Lawrence Fine Art

Name : Melville Price
Biography :

The history of the New York School painters is still being written, but Melville Price (1920-1970) earned a well-deserved place from the beginning. Price was one of the youngest of the first generation Astract Expressionist circle of painters working in New York after WWII. Though only in his late twenties he began exhibiting in 1948 in New York at Hugo, Bodely, Iolas and Egan galleries. In a 1949 exhibition at Perido galleries, his first solo exhibition, Price was hailed for his breakthrough "Maze Series."  A complex interweaving of organic shapes, automatic in nature and sometimes resembling bones or body parts, the "Maze" paintings exuded a pulsating energy that brought him critical acclaim. He received rave reviews in Art Digest, New York Times and the New York Tribune.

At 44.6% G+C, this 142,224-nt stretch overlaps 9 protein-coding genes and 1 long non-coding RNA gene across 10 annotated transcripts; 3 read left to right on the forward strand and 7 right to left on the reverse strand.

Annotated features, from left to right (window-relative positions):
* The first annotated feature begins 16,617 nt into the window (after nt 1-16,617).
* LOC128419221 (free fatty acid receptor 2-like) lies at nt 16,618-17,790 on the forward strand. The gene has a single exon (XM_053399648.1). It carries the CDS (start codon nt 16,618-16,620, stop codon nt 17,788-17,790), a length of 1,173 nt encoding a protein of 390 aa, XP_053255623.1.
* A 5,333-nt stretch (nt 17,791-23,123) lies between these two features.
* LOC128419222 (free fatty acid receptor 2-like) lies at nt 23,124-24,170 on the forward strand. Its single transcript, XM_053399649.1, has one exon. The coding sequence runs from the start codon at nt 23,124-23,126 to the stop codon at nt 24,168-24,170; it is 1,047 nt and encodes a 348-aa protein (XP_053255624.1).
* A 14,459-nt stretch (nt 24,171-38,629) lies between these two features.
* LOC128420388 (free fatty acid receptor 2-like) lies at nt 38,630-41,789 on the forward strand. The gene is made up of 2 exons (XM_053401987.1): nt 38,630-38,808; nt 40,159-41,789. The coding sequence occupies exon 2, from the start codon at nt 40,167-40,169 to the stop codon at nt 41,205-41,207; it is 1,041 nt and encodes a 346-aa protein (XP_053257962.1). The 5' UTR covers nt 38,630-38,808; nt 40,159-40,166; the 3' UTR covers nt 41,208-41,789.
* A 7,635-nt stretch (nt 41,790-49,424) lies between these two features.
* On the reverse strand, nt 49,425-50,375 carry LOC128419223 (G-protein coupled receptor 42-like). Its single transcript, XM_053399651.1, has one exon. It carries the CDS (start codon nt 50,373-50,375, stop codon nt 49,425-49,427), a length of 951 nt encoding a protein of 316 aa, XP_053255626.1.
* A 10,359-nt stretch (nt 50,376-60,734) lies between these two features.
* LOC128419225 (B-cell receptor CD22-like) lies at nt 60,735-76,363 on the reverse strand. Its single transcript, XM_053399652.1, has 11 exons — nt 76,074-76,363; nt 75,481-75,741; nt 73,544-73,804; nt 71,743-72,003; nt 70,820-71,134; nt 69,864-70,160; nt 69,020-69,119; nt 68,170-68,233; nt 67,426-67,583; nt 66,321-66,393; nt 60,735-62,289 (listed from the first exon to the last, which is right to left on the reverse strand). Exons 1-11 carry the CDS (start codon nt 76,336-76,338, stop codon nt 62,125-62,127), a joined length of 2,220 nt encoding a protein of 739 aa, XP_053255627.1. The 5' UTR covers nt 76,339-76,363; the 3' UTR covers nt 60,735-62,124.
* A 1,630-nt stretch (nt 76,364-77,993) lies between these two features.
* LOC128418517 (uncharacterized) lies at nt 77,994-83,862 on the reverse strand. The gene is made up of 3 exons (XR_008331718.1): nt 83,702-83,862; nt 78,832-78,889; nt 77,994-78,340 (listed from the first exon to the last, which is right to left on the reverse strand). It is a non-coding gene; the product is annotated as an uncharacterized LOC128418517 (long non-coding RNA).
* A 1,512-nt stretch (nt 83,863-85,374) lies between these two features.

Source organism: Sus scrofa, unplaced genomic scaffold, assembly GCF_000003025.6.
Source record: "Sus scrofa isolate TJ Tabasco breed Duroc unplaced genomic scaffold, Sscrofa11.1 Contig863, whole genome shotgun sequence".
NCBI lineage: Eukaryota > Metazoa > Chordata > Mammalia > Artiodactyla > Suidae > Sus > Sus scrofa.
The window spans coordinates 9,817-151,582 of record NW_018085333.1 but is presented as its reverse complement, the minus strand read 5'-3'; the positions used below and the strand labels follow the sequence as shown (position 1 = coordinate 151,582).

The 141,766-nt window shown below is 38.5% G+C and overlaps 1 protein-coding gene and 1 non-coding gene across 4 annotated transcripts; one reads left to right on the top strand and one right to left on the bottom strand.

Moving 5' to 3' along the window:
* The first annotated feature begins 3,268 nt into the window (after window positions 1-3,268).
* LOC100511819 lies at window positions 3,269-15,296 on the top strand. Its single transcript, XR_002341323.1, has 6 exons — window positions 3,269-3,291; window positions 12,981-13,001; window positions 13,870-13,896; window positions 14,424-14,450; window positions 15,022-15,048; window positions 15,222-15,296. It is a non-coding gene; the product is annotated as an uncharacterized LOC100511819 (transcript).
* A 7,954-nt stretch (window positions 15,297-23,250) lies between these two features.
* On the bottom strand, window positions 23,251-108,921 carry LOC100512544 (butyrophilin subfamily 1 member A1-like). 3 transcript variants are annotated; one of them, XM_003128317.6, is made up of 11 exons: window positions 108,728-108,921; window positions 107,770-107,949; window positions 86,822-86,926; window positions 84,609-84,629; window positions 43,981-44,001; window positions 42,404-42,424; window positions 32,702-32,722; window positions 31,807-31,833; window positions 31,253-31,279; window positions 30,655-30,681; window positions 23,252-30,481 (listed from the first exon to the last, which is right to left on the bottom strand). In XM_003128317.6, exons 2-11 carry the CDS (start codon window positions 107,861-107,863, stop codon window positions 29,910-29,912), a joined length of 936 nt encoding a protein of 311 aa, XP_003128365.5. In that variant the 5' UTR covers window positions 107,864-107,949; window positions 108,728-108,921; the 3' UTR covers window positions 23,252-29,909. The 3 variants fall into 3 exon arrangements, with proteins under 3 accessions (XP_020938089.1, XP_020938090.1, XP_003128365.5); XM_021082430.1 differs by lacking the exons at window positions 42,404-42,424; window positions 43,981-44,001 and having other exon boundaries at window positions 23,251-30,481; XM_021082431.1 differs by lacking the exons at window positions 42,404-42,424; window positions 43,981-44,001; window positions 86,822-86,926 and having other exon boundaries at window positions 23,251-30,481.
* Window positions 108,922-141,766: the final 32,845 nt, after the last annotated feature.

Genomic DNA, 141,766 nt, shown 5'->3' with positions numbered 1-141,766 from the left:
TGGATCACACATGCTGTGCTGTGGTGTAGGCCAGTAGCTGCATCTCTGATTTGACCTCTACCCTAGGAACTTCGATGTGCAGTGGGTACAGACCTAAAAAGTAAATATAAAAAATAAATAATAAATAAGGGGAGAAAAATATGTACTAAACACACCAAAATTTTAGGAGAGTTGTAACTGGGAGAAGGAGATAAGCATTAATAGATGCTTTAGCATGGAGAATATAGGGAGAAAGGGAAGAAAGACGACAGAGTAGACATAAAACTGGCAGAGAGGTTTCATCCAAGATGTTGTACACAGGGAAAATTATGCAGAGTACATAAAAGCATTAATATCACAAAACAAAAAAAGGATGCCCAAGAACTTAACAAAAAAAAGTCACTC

Price's earliest work was biomorphic opr surrealist in nature, influenced by the automatism of Andre Breton and his school. By 1946, his work began to move away from this style to an all-over, decentralized style which became the "Maze" works and ultimately AbEx works which saw their culmination in the "Black Warrior" series.

When the "Club" ws started, Price was invited to join and forged close relationships with other members of the New York School including Fritz Bultman, Giorgio Cavallon, Weldon Kees, Bradley Walker Tomlin, Robert Motherwell, Milton Resnick and Conrad Marca-Relli. In 1951, he was honred to be included in the 9th St.Show, the premier event of the Abstract Expressionist movement. He was close friends with Franz Kline throughout his life.

Price died young, at 50 in 1970. After his death, he was honored with retrospective exhibitions at the University of Alabama, the Speed Museum and the Corcoran. He is represented in numerous private and public collections including the Art Institute of Chicago, the Corcoran Museum of Art, the Los Angeles County Museum of Art and the Milwaukee Art Museum.

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